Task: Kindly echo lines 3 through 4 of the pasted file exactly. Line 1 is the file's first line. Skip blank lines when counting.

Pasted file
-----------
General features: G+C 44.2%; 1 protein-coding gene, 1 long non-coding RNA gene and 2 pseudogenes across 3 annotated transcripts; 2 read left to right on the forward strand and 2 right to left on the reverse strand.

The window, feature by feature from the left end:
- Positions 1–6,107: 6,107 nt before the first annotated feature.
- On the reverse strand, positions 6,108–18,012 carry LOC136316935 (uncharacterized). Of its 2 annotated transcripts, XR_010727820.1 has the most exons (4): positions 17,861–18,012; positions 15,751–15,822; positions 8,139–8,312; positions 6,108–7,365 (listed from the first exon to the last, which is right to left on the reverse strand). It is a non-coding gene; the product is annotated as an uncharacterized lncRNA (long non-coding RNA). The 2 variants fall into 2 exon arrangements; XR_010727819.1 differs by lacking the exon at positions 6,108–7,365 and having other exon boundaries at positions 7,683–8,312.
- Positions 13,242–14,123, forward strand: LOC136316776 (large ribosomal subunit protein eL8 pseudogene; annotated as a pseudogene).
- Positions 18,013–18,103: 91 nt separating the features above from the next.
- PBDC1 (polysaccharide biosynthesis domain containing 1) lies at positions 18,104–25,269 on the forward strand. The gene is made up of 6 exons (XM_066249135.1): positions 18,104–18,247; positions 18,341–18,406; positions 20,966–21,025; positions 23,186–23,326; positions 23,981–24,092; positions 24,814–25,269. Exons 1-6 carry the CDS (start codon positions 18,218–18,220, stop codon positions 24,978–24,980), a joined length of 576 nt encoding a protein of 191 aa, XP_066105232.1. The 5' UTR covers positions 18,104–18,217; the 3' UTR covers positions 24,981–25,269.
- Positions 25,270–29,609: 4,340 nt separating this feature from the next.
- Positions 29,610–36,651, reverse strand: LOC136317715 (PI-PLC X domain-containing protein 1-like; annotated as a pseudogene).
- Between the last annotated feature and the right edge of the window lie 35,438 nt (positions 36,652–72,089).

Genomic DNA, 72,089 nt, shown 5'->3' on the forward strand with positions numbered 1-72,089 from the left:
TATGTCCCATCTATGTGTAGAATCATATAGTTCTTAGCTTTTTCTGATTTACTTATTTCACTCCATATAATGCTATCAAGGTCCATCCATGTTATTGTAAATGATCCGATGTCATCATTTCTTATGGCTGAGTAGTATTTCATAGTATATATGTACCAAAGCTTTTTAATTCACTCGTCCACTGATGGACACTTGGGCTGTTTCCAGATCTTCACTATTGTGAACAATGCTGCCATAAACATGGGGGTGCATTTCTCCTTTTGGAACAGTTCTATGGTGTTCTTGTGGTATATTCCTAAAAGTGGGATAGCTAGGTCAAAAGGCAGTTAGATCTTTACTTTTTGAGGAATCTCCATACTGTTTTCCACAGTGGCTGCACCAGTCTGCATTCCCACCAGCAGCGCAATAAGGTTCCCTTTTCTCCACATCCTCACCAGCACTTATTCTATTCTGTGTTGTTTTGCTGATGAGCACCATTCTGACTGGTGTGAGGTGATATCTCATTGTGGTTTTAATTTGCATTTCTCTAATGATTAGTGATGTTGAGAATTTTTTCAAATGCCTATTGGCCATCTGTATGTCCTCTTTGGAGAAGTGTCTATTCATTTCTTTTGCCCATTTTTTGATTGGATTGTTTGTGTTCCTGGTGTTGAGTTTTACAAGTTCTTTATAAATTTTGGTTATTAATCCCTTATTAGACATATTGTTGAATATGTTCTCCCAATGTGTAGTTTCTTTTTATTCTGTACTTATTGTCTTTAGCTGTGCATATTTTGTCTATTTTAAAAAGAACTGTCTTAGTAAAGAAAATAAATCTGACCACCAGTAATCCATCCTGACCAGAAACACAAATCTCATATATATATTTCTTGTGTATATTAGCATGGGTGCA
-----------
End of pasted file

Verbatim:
- Positions 1–6,107: 6,107 nt before the first annotated feature.
- On the reverse strand, positions 6,108–18,012 carry LOC136316935 (uncharacterized). Of its 2 annotated transcripts, XR_010727820.1 has the most exons (4): positions 17,861–18,012; positions 15,751–15,822; positions 8,139–8,312; positions 6,108–7,365 (listed from the first exon to the last, which is right to left on the reverse strand). It is a non-coding gene; the product is annotated as an uncharacterized lncRNA (long non-coding RNA). The 2 variants fall into 2 exon arrangements; XR_010727819.1 differs by lacking the exon at positions 6,108–7,365 and having other exon boundaries at positions 7,683–8,312.